The question is what carrots are most effective? The most frequently cited and strongest rewards that people find motivating in the workplace[1] include:

  • a sense of achievement
  • recognition from colleagues for good work
  • enjoying aspects of the job in itself
  • a sense of responsibility
  • a sense of career advancement, and
  • a feeling of personal growth.

This list is completely detached from financial rewards; people will sometimes work relentlessly hard regardless of financial reward (because it is satisfying and the right thing to do). In fact financial rewards, in the form of bonuses, eventually act as de-motivators as they lose their value and create jealousy amongst colleagues[1].

How are aviation organisations and workplaces structured to facilitate the above carrots? Whenever meetings of senior managers are convened to wave a stick, then maybe not at all. Organisations can learn to facilitate managers to motivate by considering the following:

  • wherever possible (i.e. safe) give employees the freedom to do the job their way – this requires clear goals, boundaries and standards to be agreed
  • the above statement will give employees more responsibility and ownership over their work
  • provide feedback to employees so that they have a concept of what is good performance – this will instil pride
  • provide perspective to employees so they can understand their role and contribution within the greater organisation and operation, i.e. what difference they are making.

Harvard psychologist Richard White has invented a word to sum this up, he calls it Effectance[2].

The above motivating measures do not refer to either carrot or stick, instead they are about creating a supporting environment, which needs to include resources and training.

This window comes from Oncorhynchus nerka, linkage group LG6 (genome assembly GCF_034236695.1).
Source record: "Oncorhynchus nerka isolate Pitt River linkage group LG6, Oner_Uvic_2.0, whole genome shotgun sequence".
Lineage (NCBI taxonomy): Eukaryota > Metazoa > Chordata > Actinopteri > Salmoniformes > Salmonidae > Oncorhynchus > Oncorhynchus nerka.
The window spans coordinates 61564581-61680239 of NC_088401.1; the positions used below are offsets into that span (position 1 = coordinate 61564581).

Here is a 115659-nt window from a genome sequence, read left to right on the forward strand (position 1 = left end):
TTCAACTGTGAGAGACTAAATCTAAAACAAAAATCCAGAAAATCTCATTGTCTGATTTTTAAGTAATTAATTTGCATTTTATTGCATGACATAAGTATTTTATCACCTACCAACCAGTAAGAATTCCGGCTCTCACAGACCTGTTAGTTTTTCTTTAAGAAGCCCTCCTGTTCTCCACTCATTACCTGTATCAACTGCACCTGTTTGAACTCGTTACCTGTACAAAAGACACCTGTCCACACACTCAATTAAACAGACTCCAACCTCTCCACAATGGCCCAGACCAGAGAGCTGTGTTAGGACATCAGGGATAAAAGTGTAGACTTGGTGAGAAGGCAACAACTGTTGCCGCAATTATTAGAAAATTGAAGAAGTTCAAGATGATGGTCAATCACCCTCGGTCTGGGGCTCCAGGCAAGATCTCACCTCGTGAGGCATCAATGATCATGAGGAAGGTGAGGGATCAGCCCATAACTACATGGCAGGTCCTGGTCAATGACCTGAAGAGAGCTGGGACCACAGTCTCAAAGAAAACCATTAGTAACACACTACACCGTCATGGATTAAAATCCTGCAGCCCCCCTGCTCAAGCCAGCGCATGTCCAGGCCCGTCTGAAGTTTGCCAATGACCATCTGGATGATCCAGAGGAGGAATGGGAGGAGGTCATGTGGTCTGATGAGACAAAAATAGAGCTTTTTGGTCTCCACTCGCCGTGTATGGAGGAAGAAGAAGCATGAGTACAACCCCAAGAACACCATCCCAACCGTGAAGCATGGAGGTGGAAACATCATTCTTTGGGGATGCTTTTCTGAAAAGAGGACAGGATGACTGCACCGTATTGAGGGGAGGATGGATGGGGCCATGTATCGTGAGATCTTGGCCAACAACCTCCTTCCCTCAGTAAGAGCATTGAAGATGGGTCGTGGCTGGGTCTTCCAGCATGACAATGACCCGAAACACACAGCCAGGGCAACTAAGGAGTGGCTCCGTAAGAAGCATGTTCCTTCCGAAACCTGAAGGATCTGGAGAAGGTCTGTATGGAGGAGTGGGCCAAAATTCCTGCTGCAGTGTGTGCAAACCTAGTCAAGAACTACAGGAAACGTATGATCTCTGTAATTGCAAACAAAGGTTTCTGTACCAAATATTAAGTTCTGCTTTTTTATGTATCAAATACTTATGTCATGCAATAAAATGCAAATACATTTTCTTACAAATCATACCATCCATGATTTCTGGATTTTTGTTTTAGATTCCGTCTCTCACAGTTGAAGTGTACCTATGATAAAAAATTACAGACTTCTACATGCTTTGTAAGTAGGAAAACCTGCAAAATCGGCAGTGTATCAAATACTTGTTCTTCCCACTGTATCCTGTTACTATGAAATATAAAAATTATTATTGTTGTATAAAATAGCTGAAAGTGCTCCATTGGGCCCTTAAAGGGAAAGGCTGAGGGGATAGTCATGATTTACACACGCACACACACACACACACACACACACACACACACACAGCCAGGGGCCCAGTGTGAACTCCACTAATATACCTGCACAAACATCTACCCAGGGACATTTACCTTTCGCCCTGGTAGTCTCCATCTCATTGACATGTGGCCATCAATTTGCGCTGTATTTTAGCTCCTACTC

The Motivated Individual

Provided the organisation facilitates positive motivation in its workforce by providing the right structure and environment, then individual employees are more likely to contribute, cooperate, perform and achieve: and enjoy their work.

Some professionals are more likely to be self-motivated, irrespective of the company they work for and regardless of the task. This can be through professional pride connected to a certainty of career progression, and to some extent job security.

Other workers, i.e. temporary and unskilled workers may require more creative motivation techniques from leaders; however, job satisfaction, recognition and responsibility are still key factors. For this group, low reward, few career prospects, and lack of job security can all have a negative impact on individual motivation.

Employees will occasionally omit to follow standard operating procedures, this can be for a variety of reasons:

  • confusion (especially poorly written procedures)
  • ambiguous instructions
  • lack of clarity with goals
  • lack of knowledge
  • under-resourcing (equipment, manpower, time)
  • conflicting interests (commercial, safety and personal)
  • disinterest
  • etc.

It is important that an organisation’s Safety Management System is capable of investigating each case and developing strategies that reduce future risk, including motivating tactics to encourage adherence to procedures and professional working practices.

Work nowadays can demand more from employees than ever before, and yet in many societies work plays a less important role in an individual’s life (in terms of satisfaction)[3]. Therefore organisations will more likely motivate employees when they can blend employees’ personal goals with work and organisational goals.

Finally, everyone can become demotivated through routine and excessive demands. Therefore, opportunities for rest and recuperation need to be offered and used. In addition to re-charging our batteries, change and variety at work can be used to motivate.


Related Articles


References

  1. ^ a b Persaud. Dr. R. 2005. The Motivated Mind. London. Bantam Press.
  2. ^ Haidt. J. 2006. The happiness Hypothesis: putting ancient wisdom and philosophy to the test of modern science. London. Arrow Books., Random House.
  3. ^ Gostick. A. & Elton. C. 2007. The Carrot Principle: how the best managers use recognition to engage their people, retain talent, and accelerate performance. New York. Free Press.


Categories: Human Behaviour